The values of plasma BChE activity did not exhibit significant difference between MCI patients and controls (Table 1). To determine whether there were genotype and gender differences in the influence of BChE activity, we stratified BChE activity according to genotype and gender. The plasma BChE activities in each genotype and gender are given in Table 3. The significant reduction in BChE activities was observed in the BChE-K homozygotes (K/K) of both MCI patients (55%) and controls (39% and 65%). However, comparison of BChE-K heterozygotes (wild type [WT]/K) with homozygotes for WT of BCh allele (WT/WT) with respect to their BChE activity and gender yielded no statistically significant difference. A reduction of BChE activity was observed only in males who are carrier homozygous for BChE-K.

Table 3 BChE-K genotype, gender and BChE activity in MCI patients and controls
Notes: Data are presented as the mean ± SD. aNumber of K/K homozygotes in controls =2 and MCI patient =1. bP<0.05 compared with WT/WT. WT/WT, wild type of BChE gene; WT/K, BChE-K heterozygotes; K/K, BChE-K homozygotes.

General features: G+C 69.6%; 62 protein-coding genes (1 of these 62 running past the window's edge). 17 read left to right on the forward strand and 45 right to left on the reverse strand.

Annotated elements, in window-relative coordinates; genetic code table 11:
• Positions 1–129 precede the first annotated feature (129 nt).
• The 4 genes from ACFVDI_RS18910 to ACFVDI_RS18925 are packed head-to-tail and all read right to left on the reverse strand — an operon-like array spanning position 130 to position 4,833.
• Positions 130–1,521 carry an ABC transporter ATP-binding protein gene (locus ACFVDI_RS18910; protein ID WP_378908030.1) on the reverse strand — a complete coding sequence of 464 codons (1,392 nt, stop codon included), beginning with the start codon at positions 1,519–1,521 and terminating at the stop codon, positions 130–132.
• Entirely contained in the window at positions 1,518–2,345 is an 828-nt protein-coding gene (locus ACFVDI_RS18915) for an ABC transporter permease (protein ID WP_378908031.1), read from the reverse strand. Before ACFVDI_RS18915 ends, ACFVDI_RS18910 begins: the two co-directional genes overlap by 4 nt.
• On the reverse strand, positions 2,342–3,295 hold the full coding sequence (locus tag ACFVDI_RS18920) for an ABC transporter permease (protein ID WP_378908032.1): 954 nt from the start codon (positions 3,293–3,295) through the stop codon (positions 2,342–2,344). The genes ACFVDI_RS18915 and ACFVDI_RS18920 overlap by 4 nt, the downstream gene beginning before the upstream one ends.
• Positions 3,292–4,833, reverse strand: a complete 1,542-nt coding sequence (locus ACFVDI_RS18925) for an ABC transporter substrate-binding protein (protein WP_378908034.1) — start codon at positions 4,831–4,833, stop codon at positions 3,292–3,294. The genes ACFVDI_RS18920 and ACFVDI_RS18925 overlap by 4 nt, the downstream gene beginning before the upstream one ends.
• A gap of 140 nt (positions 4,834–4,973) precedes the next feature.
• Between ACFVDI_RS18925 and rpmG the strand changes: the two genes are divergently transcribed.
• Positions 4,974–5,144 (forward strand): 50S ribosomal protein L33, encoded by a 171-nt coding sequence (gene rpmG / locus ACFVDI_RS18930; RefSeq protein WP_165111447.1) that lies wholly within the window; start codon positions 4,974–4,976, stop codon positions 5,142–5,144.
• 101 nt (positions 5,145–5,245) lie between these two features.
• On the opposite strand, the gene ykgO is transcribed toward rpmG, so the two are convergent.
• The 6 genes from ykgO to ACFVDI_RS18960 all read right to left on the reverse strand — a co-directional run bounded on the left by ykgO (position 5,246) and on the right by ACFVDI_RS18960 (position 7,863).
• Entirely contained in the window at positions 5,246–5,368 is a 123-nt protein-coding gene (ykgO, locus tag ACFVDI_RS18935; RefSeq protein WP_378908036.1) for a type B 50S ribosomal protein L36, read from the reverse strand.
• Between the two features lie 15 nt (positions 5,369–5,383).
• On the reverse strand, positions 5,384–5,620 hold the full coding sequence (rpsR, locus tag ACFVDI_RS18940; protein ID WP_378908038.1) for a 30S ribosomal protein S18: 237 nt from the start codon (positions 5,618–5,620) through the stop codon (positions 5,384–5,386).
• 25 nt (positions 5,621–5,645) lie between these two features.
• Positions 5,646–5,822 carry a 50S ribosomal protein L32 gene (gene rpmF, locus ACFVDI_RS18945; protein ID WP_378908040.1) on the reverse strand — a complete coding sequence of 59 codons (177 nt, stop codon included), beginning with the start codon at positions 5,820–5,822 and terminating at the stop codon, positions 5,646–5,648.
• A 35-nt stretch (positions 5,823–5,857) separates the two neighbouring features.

Abbreviations: BChE, butyrylcholinesterase; BChE-K, butyrylcholinesterase K variant; MCI, mild cognitive impairment; n, number; SD, standard deviation.


In the present study, genotype and allele distributions of the BChE-K and the plasma BChE activity were investigated in Thai community-dwelling patients. The distributions of the genotype and allele frequencies of the BChE-K gene in both MCI patients and controls were in Hardy–Weinberg equilibrium. These results regarding the K allele and genotype distribution are in accordance with previous reports.11,12 In relation to the BChE polymorphism, our controls (12%) showed a frequency of the K allele and genotype distribution that is similar to British,13 Chinese,14 Finnish,15 Japanese,16 Korean,17 Northern Irish,18 Northern Spanish11 and the US19 populations (9%–18%). On the contrary, patients from Australia,20 the Canary Islands,12 Turkey21 and the USA22 have shown a higher K allele frequency (23%–32%), while patients from Brazil23 have a lower reported K allele frequency (2%). The K allele frequency shows a considerable ethnic variation.